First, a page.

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Dashboard Knows Where Every Net Goes

22 Jul 2019
malaria

Mothers unwrap bed nets they received at Janda Health Centre in Tanzania. A new dashboard can account for all nets distributed in the country. © 2017 Magali Rochat/VectorWorks, Courtesy of Photoshare

A dashboard created by a Johns Hopkins Center for Communication Programs project in concert with the Tanzanian government has saved time and money and made it much easier to distribute needed insecticide-treated mosquito nets to families across the East African nation.

The malaria-prevention initiative, called Chandarua Kliniki (Clinic Net), enables CCP and other organizations who distribute bed nets to monitor and account for every net issued through the nation’s health facilities. Previously, it was difficult to keep track of all of the nets and to ensure that the nets were being dispensed appropriately. The dashboard is part of the U.S. President’s Malaria Initiative (PMI)-funded VectorWorks project.

“Right now, we are able to account for every net that has been distributed,” says CCP’s Noela Kisoka, director of field implementation for VectorWorks in Tanzania. “We are on top of every issue. It is not easy to have your eye on all 5,000 health facilities. But the Chandarua Kliniki dashboard gives us a quick snapshot of what is going on to allow us to focus our attention.”

In Tanzania, VectorWorks delivers free bed nets to pregnant women and infants, who are particularly vulnerable to malaria, as well as schoolchildren. Since 2015, VectorWorks has supported the country’s National Malaria Control Program in distributing more than 19 million nets nationwide. In 2016, the percent of pregnant women getting a net at their first prenatal care visit was less than 50 percent. Today it is 90 percent.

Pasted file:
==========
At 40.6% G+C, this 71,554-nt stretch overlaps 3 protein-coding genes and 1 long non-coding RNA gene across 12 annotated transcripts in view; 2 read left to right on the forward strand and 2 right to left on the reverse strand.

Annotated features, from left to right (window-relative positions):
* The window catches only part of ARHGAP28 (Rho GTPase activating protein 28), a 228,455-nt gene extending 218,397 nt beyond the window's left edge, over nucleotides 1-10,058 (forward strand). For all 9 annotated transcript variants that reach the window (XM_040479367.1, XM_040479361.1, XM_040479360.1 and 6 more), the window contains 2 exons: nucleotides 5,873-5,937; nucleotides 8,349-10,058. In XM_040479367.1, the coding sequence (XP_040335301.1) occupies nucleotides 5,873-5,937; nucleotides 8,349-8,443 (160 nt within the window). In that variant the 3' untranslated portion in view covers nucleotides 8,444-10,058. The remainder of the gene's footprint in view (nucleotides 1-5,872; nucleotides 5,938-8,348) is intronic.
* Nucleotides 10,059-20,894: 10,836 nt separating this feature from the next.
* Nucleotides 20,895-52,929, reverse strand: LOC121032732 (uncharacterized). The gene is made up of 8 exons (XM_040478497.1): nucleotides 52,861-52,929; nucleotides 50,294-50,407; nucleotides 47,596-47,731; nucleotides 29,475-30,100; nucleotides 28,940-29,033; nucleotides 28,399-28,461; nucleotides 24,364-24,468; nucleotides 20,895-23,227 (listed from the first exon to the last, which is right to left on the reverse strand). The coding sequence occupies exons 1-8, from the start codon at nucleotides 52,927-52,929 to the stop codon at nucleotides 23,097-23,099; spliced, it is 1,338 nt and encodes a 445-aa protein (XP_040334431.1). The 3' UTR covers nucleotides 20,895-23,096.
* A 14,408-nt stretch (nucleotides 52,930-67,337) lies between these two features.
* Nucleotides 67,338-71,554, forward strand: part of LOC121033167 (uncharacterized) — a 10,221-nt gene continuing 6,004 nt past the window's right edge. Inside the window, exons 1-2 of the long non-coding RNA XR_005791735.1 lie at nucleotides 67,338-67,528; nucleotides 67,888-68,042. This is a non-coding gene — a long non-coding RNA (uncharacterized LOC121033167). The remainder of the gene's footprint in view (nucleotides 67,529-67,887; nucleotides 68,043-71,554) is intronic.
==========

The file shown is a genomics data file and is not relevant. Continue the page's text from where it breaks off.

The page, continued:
Bed nets are considered a major reason why cases of malaria have fallen dramatically in many parts of Africa in recent years. Still, malaria sickened 219 million people in 87 countries and killed 435,000 in 2017.

Team members in Mtwara, Tanzania review monitoring data at a clinic identified by the Chandarua Kliniki dashboard. Photo: Eric Filemyr

Rolled out in 2017, the new dashboard is part of the District Health Information System 2 platform that is already in use at health facilities. It is able to show comparisons between the number of people being seen at each clinic – children getting their first measles vaccination and pregnant women at their first pre-natal care visits – and the number of nets distributed onsite.

A VectorWorks evaluation found that several aspects of the dashboard and its associated activities increased data visibility, accountability of the program and improved the process of managing net distribution in the region visited.

In 2018, the dashboard was rolled out nationwide.

Kisoka says that Chandarua Kliniki has greatly increased accountability and productivity.

“Before we had the dashboard, you might go out on a site visit to a clinic and realize you’d spent two hours at a facility where net distribution was going quite well,” she says. “Now, with the Chandarua Kliniki dashboard, once information is in the system it can be used to determine which health facilities have issues, and where district monitoring teams should visit to conduct mentoring. You look at the … discrepancies between issuing [of nets] and clients seen at a facility and you can see immediately which facility has bigger issues, which allows the team to focus on those facilities.”

The success of the Chandarua Kliniki dashboard has led to its expansion to Zanzibar, and strong government ownership of the dashboard means that it can continue to be a useful tool even after the VectorWorks project ends in 2019.

“It’s crucial to know how well each facility is performing, so that we can make sure nets get to the people who need them most in a timely fashion,” says CCP’s Hannah Koenker, PhD, who directs the VectorWorks project. “The Chandarua Kliniki dashboard makes that possible at a glance. Long into the future, the dashboard will make it much easier for national and local leaders in Tanzania to protect their most vulnerable citizens from malaria.”

 

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